A shiver of loneliness, covered by a hard impenetrable outer shell. Or a satisfying aloneness, strongly lead by this strength of independence. That is the dance this song tip toes between, and the line between is quite blurry. We intended the mood of this song to swing between cold, then anguished, then powerful all within the verse, prehook, chorus— only to be swept up in a down-tempo but highly energetic drop. We always strive to dissect our most inexplicable feelings, and this track lyrically and sonically embodies the notion of how far we’ll go to protect ourselves after catastrophe; how pain transforms us; how comforting it can be to find ourselves alone after the storm has passed. Having Rico Nasty on the second verse was the perfect addition of a woman with grit and her own piece of the story to include. The vocal sample in the intro and tucked underneath the chorus is actually our father singing a “raga,” or a Pakistani chant, which he made up on the spot while visiting us in the studio one day.
Martyr is our attempt to describe the indescribable sensation that everything we thought our existence is based on might not be real. It is about the questioning and dissolving our own beliefs, material possessions, ambitions, attachments, and identities, and seeing the emptiness behind these symbols. Maybe so much of what we suffer over is a function of believing our thoughts are reality, and that realization can be liberating. But so much disorientation and confusion comes with opening of the mind. Deconstructing our former, rigid belief systems can leave one empty and paralyzed by the freedom. How can one move forward if there doesn’t seem to be a point to any of this? But can faith, the very thing we questioned, can be the source of healing? “I never loved you the way I loved you right now.” Maybe the empty, vacant shell actually contains fertile soil for seeds of new found spirituality, through devotion to self, a higher power, or a belief system that brings forth the soul within? Everything is questioned because anything is possible.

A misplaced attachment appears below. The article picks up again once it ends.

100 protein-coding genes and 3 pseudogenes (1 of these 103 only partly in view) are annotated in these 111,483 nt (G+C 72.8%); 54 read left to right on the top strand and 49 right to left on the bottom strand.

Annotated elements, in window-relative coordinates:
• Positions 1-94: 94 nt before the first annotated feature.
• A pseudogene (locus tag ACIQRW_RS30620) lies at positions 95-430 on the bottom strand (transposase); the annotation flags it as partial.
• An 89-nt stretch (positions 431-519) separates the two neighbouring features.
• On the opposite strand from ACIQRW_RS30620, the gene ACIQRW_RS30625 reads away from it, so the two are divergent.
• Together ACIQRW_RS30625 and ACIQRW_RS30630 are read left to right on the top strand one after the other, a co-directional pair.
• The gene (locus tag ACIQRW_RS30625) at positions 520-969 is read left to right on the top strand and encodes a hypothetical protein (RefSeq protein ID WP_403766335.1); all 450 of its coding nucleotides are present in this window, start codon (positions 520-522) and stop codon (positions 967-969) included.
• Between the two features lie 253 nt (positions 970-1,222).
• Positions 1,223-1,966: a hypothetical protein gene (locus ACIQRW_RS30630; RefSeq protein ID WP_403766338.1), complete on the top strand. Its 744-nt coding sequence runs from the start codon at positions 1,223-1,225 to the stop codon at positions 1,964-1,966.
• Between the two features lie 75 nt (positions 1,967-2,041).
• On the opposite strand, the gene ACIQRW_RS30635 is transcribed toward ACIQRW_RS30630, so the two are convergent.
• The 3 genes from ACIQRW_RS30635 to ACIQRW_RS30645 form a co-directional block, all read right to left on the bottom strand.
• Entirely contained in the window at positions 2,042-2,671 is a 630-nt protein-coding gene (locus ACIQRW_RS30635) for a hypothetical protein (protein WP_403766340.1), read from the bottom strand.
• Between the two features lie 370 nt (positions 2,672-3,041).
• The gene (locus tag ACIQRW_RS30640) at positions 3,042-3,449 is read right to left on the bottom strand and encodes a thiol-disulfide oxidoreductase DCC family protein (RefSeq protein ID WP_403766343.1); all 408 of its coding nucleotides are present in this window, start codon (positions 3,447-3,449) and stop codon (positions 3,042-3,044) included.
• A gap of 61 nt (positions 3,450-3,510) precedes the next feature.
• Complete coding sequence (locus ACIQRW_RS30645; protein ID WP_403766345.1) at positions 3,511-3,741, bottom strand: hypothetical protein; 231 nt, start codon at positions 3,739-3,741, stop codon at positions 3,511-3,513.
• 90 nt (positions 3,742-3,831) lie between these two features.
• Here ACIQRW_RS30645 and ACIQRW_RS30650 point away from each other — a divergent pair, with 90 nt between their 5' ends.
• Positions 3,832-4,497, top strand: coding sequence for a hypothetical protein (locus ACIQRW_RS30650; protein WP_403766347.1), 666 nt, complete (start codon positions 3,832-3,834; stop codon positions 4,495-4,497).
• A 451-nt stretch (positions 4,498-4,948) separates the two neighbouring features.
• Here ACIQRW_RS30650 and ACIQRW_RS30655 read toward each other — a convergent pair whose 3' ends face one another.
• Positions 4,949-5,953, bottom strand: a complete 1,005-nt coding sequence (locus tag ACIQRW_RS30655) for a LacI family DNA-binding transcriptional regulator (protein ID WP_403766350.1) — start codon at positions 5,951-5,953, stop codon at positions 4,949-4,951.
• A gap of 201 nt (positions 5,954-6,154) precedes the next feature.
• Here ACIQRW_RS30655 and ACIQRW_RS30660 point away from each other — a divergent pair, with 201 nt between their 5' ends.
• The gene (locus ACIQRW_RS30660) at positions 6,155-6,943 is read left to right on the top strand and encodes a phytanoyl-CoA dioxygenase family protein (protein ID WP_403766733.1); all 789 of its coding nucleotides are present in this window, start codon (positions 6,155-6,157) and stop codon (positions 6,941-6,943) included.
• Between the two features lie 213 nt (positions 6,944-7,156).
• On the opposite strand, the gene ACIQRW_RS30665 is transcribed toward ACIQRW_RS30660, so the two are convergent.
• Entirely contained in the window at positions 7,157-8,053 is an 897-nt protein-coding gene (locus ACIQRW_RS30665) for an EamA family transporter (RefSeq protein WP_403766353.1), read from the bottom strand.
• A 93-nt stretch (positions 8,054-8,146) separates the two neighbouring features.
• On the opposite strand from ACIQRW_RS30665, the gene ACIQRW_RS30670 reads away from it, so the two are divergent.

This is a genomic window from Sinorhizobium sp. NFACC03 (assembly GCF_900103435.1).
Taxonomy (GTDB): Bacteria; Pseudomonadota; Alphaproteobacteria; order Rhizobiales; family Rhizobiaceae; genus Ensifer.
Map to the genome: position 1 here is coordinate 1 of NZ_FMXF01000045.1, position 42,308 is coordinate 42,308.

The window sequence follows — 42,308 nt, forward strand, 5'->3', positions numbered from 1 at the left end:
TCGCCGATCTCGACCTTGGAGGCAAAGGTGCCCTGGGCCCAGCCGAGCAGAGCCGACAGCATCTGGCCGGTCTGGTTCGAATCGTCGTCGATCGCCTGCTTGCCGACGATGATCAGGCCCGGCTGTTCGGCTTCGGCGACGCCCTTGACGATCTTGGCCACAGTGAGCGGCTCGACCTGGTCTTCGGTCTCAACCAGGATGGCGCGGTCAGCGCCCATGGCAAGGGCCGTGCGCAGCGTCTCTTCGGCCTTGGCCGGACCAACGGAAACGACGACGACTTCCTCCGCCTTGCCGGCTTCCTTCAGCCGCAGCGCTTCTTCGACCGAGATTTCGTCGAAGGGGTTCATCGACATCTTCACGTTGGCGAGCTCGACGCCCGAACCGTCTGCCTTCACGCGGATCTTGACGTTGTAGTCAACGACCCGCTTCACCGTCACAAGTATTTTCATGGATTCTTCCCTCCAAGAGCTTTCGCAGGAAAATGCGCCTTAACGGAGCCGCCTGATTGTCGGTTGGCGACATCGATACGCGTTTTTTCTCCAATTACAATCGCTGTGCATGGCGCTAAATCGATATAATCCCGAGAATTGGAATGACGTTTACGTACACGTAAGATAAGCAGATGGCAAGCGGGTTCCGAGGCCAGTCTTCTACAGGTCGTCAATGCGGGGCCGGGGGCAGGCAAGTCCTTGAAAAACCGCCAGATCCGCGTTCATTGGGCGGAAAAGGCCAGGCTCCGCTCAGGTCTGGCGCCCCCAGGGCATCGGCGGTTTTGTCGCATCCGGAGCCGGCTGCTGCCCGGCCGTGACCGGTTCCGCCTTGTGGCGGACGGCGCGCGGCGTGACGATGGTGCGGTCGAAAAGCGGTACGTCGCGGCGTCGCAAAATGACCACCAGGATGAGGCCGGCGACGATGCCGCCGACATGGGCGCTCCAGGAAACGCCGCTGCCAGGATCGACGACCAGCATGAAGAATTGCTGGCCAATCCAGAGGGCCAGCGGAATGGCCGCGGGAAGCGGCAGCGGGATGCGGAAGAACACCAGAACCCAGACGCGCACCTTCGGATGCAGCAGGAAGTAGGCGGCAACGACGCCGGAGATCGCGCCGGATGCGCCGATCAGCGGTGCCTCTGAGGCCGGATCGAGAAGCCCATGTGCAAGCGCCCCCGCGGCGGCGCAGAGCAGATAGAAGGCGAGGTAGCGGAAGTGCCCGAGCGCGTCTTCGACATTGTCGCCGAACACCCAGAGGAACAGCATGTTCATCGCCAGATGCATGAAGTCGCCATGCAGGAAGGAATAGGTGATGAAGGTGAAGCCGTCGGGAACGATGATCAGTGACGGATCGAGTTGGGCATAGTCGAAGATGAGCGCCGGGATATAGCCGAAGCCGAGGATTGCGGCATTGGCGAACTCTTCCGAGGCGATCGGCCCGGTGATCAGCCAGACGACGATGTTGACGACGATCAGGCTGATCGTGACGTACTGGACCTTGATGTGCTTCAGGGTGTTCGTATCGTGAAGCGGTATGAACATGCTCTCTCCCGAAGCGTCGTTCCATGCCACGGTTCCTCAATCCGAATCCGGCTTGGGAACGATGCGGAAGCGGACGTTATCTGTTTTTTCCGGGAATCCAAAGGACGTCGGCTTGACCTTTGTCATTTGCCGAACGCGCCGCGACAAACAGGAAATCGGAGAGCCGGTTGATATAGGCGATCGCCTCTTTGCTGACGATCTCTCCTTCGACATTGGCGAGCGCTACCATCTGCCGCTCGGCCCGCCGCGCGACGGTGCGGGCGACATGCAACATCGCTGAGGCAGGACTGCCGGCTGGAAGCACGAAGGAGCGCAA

Birthed out of a deep, dark, and unexplored crevice of our combined human experiences, Overboard came from a place we haven’t created from before. As much as that was exciting, it was daunting. There are a hoard of emotions that we tend to file away because the mere thought of thinking about them is overwhelming or frightening. This song inspects the buried desires to quit or give up; to escape; to be nothing; to accept that maybe everything you constructed for yourself isn’t actually as real or sturdy as you hoped. Maybe it isn’t really rock bottom, but a strange and sharp path to the other side. And maybe you emerge as a version of yourself that you’re uncomfortable or unfamiliar with, unrecognizable to those who know you best, but shedding all the illusions is the only way you can get to the nucleus of your true self. At the end of the day we just want listeners to take away whatever feeling or message they crave or automatically reflex to, because even those feelings that are on the verge of devastating or complete numbness deserve a definition or set of words to help explain them.
We were so inspired to write a song that exhibited the meaning of ‘more life’ because we’re constantly searching for different ways to tear down our own insecurities, barriers, or whatever else gets in the way of us growing as people. Movement is so important to us whether on stage or in any other aspect of life and giving others a reason to push further through our music is a dream for us."